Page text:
Quicken Loans is proud to be a part of the DIY Network Blog Cabin™ 2016, where one lucky winner will take home a grand-prize package worth more than $900,000.
That’s right, you can enter for a chance to win a beautiful home on Florida’s Gulf Coast, a $50,000 cash prize provided by Quicken Loans and a 2016 Mazda CX-5. The best part is you can enter twice daily, once at DIYNetwork.com/BlogCabin and once at HGTV.com.
Want to know more about the transformation that turned a house into the future home of this year’s winner? Dylan Eastman is the Project Manager for Blog Cabin 2016, and he’s giving Zing readers some insight into the development of this stunning waterfront home.
How did the external environment and original layout of the house play a role in the new design?
The original house was built to the then-FEMA-required flood height. The home was also nestled amongst tall pines, live oaks and native palms. The original cedar siding and shingle roof made the house disappear into its surroundings.
Because the flood zone requirements had changed since 1992, we had to lift the house. The most economical solution using the original pilings was a galvanized bracket system I custom designed. In the new exterior aesthetic, I wanted to not only play materials off those but also to showcase the look of the original architecture. We used a combination of Boothbay blue siding, a galvanized roof, stainless cables in the handrails and an exotic tigerwood top cap to set the house off from its surroundings.
To accentuate the elevated nature of the main house, the sky cabin was constructed with the same architectural features. A sloped walkway brings you by nestling palms and the original pines while a wrap around porch allows you to enjoy the view even during a Florida thunderstorm.
Are there rooms that now have a completely different use than what the original house design intended?
Because the original house had such a good layout, we retained the floor plan unlike some previous years where farm homes had compartmentalized spaces. The open first floor optimized the beautiful bay views and created a sense of community in the common areas. We enclosed one office, creating a first floor suite. Since the common bathroom was now private, a powder room was built under the stair slope.
With your background in environmental science, were there things you were particularly excited about implementing in this house?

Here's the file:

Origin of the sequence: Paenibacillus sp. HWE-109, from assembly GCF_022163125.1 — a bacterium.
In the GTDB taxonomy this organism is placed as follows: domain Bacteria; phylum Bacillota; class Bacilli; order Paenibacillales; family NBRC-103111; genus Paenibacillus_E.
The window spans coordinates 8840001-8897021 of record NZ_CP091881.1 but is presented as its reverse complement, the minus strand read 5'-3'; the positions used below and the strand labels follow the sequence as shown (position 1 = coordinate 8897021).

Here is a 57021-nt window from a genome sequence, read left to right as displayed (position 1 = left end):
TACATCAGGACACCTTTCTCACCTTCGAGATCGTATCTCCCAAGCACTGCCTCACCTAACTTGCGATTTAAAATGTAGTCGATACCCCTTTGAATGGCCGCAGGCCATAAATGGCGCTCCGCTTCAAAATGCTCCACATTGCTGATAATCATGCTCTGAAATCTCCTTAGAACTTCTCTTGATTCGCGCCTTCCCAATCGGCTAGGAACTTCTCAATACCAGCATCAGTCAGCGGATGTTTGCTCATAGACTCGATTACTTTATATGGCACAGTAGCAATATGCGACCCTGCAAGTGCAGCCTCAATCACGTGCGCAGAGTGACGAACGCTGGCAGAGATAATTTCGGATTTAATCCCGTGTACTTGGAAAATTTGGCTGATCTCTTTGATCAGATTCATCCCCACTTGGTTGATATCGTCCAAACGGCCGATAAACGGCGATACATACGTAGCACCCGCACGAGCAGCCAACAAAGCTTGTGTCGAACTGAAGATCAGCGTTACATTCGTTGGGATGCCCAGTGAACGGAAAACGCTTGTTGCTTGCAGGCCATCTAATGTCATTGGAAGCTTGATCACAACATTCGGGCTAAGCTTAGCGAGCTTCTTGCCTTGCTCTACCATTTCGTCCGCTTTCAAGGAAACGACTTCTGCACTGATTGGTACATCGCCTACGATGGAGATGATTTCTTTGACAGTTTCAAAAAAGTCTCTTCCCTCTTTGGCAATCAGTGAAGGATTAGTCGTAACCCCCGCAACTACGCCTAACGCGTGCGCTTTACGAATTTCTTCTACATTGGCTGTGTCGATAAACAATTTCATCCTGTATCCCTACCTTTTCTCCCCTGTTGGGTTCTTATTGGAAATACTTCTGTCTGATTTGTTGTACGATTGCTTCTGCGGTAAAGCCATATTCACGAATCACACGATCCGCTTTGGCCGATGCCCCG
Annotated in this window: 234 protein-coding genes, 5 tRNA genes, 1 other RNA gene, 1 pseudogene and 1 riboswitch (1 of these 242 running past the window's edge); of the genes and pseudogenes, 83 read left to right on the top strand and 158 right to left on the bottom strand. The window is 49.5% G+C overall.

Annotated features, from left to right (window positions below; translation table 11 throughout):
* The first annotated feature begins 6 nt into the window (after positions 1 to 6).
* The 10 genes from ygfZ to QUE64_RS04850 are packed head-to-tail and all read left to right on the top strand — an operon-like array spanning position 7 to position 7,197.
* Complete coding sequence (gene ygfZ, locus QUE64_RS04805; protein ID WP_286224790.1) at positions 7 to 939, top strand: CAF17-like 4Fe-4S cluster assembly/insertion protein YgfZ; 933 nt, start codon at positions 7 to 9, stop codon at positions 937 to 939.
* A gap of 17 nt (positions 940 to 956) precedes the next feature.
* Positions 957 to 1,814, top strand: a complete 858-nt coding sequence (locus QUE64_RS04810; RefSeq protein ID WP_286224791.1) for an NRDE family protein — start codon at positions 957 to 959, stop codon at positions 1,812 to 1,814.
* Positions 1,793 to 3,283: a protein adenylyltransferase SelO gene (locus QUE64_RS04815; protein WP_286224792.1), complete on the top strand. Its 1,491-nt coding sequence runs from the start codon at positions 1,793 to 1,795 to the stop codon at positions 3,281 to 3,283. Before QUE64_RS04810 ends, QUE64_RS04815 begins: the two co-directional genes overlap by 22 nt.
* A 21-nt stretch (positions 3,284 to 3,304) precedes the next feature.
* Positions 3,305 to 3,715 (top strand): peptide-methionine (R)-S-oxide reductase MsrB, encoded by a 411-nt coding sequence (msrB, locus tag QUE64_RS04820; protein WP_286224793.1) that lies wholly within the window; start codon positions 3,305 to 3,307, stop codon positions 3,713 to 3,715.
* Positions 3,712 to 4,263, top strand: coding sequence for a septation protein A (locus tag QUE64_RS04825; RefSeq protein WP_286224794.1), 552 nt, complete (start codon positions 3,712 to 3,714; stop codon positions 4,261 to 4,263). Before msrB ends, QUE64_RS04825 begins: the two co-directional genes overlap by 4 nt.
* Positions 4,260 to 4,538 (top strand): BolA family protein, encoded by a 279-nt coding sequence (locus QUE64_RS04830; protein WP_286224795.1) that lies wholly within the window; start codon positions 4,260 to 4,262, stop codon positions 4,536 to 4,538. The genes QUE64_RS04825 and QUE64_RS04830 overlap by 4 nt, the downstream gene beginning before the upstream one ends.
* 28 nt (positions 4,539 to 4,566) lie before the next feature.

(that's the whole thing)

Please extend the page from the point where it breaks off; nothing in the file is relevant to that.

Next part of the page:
Every year, I attempt to know and understand the local climate, materials and culture before transforming the house. This home should be a reflection of its location and story. We also have a strong upcycling focus at Blog Cabin that means little goes to waste.
This year, I really wanted to stress the height of the house and its relationship to the existing landscape and trees. The sky cabin is a great escape that captures every reason why someone would want to escape to Panacea, Fla. On the inside, I also wanted to bring a feel of the Florida life into the house with a two-sided saltwater fish tank, air plants and a terrazzo-style kitchen island top that features sea glass I collected for Blog Cabin 2013. We also upcycled a mahogany boat into 8 different projects throughout the space.
What types of challenges did your team face during the makeover?
Every year, our challenges are different. For Blog Cabin 2016, the house was our youngest remodel ever. So we made the mistake of assuming we would not face some of the structural issues of the past. During the remodel, we found floor joists compromised by mechanical work, beams cut for stairs and other mistakes made.
Building out the house for five shows in 21 days is also a challenge. This means everything has to work to plan to achieve an amazing house in such a short period of time. Our team of local contractors, show hosts and carpenters worked wonderfully together for a product that DIY Network, our sponsors and America can be proud of.
What is your favorite room in the house, and what are the elements that make it so special?
It’s so hard to choose just one space. If I have to pick one, I would say the common area of the house. The openness combined with how all the materials play off each [other] creates a serene atmosphere. The way the Spanish cedar beams, cable lighting, air plants, boat elements, concrete counters, bamboo flooring and two-sided fish tank complement the beauty outside is not expressed well enough in photo.
What aspects of the inside and outside do you hope the winner of the Blog Cabin will enjoy most?
I hope the winner can feel the soul that we created in this home. Each piece of cabinetry, furniture and product is hand touched and crafted with thought. Inside, I hope they enjoy the ability to achieve privacy through the various zones while still maintaining the ability to connect with each other. The house is well suited for a family throughout the year while hosting many [people] during the holidays or special events. Outside, they may feel a sense of how this home fits the landscape. Large porches allow you to take in the view, wildlife and Gulf breeze. The upper-, mid- and lower-level porches all have different things to offer.
What are some ways homeowners can update their homes, especially a vacation property, in a budget-friendly way to make it more modern?
While people craft their homes as a reflection of themselves, it can be hard to create a home that is classic and ages well. A vacation home should be even more universal to let the visitor get away from the stresses of daily life. One of the biggest impacts per dollar is paint. Consider a neutral color palette. Use lighter colors in small or dark spaces to make them feel larger and more lively. In larger spaces, consider an accent wall to draw the eye and ground the space. Even cabinets are easily painted. White or gray can be a modern transformation for honey oak that was popular in the 1980s.
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